“It’s a great place to live, work, and play,” Village Administrator Matt Giese said. “And as we grow in population we’ll continue to get more of the amenities people want in terms of retail and restaurants.” That includes new restaurants in the Commerce Park, the aforementioned Oakstone and bb Jacks, which will also feature a game room.
Demand exceeds supply across many services, so the village is at a point where a hotel and other amenities, such as mini golfing and a doggy daycare, could serve the community, Severson said.
And while Cottage Grove does not have its own library, there is land set aside for it if a referendum is approved in the future. For now, residents can visit the Dane County Library Service Bookmobile that stops Wednesdays at Dublin Park and the Piggly Wiggly parking lot. Madison’s Pinney Library on Cottage Grove Road is also a short drive away and will open its new location in 2020.
Future development is anticipated on nearly 300 acres on the north side of I-94 for commercial, office, or light industrial space. Because of Cottage Grove’s proximity to Madison’s east side shopping, Ruth said the village’s “niche is more for an employment base rather than retail” and that “residential growth and more employees will help fill in and feed smaller businesses.” Giese said the area north of I-94 is one of the new Tax Incremental Districts focused on commercial development, along with the space south of Village Hall and west on Cottage Grove Road.
From the housing side, Giese said Quarry Ridge on the east side and Shady Grove on the west side each have about 60 more lots for single-family homes, a developer is actively looking at 100 acres for single- and multi-family homes near The Farm Golf Course, and there’s potential for more than 500 housing units on the northwest edge of the village over the next 20 years. Williams said he hopes the residential growth gives “current residents other housing options” as well as welcomes “new folks to our village.”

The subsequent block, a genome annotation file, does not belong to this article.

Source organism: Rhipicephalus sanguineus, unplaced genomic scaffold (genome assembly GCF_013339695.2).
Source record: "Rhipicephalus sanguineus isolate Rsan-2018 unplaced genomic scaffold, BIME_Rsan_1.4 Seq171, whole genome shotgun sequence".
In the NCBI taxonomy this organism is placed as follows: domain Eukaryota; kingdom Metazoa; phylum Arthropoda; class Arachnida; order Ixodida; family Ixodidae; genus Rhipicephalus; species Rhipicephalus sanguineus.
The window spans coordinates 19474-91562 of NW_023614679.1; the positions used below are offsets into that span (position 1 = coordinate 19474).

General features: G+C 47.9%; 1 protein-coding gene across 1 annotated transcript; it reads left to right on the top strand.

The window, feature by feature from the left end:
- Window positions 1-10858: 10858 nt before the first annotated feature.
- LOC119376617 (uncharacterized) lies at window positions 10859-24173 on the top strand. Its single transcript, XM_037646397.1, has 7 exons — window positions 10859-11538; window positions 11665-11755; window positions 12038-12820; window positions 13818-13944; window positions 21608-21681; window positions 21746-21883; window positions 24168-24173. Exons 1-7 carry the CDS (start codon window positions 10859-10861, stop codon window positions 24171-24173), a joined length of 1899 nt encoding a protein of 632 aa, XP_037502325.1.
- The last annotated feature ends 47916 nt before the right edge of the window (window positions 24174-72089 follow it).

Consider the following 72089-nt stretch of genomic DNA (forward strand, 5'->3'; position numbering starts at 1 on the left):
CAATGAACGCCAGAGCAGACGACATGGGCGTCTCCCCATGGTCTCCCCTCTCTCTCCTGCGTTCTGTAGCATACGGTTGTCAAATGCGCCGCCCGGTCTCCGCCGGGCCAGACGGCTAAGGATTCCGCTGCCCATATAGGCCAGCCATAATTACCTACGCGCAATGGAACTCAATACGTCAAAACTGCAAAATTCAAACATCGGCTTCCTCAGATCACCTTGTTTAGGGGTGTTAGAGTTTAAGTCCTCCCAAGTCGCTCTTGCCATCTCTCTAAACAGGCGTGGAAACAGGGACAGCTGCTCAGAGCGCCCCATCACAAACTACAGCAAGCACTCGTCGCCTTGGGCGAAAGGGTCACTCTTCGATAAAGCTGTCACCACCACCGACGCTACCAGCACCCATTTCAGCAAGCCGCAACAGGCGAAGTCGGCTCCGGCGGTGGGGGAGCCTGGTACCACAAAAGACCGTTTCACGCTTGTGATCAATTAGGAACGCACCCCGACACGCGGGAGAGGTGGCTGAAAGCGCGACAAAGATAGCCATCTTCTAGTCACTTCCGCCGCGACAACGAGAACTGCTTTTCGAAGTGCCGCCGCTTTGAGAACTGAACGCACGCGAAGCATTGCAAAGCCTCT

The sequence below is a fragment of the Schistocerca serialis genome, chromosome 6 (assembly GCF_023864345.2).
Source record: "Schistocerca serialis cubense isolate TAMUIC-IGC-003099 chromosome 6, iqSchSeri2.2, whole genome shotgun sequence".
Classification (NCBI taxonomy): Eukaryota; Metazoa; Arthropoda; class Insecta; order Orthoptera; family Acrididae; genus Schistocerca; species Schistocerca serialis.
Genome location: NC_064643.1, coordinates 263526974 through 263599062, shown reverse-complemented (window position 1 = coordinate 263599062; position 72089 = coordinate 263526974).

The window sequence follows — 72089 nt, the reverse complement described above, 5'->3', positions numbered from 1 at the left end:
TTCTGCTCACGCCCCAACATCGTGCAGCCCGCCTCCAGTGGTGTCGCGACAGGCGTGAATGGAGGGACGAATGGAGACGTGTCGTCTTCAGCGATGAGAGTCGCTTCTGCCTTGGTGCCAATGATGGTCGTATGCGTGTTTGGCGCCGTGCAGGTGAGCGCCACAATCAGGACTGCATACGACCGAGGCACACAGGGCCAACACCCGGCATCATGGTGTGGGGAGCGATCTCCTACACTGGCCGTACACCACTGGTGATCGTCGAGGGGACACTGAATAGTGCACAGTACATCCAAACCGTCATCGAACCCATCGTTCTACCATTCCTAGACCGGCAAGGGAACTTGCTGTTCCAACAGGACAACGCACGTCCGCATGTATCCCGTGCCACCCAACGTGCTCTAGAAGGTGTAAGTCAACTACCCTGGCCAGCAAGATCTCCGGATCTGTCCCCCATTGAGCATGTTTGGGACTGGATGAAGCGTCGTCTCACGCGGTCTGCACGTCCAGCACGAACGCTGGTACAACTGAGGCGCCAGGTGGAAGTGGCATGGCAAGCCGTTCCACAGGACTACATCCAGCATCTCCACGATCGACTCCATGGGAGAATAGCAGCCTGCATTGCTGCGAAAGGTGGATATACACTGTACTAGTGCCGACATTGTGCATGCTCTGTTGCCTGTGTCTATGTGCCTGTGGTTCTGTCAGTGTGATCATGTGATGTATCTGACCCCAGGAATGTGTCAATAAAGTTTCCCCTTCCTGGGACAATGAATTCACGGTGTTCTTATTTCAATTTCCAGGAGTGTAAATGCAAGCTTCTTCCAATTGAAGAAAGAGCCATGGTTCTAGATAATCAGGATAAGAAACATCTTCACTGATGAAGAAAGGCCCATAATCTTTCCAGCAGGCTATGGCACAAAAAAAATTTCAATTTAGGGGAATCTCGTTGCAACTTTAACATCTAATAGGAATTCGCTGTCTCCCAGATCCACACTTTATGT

Since 2005, Jeff Lennberg and his family have lived in Cottage Grove, which the village trustee described as a “small bedroom community so close to Madison that it’s bound and determined to grow.” There has been an influx of higher-end homes in some of the new neighborhoods, but he also sees a need for more workforce and multi-family housing options. Village and chamber staff seem to agree.
“We’d like to see more diversity in the housing stock and make sure we can accommodate seniors and young adults who don’t have families yet,” Ruth said. “Workforce development is a nationwide issue, and the chamber is interested in helping put things in place that will help our businesses and employers find the staff they need,” Severson added.
Cottage Grove is in the early discussions of a boundary agreement with Madison, Ruth said. Murphy said she hopes the village “makes smart decisions for sensible growth to maintain the quality of life and character of the community.”
In response to the 96% of residents who work outside of the village and often leave their consumer dollars elsewhere, the chamber introduced the Cottage Grove First! campaign. Severson said the chamber is encouraging restaurants and other stores to modify their business practices, including extending their hours to evenings and weekends to accommodate commuters. She and others are hopeful that Summit’s arrival will help drive some of that local business.
“I think the most difficult thing for businesses is trying to get people to stay here to shop,” said Jeanne Schommer, who is celebrating the 20th anniversary of opening Piggly Wiggly in Cottage Grove in 2019. “Summit is a monumental business to have here, and we’re just thrilled to have them invest in Cottage Grove and the future.”
“We have a welcoming and open type of community, and as we grow I hope we never lose sight of that fact,” Schommer added. “We have great potential ahead.”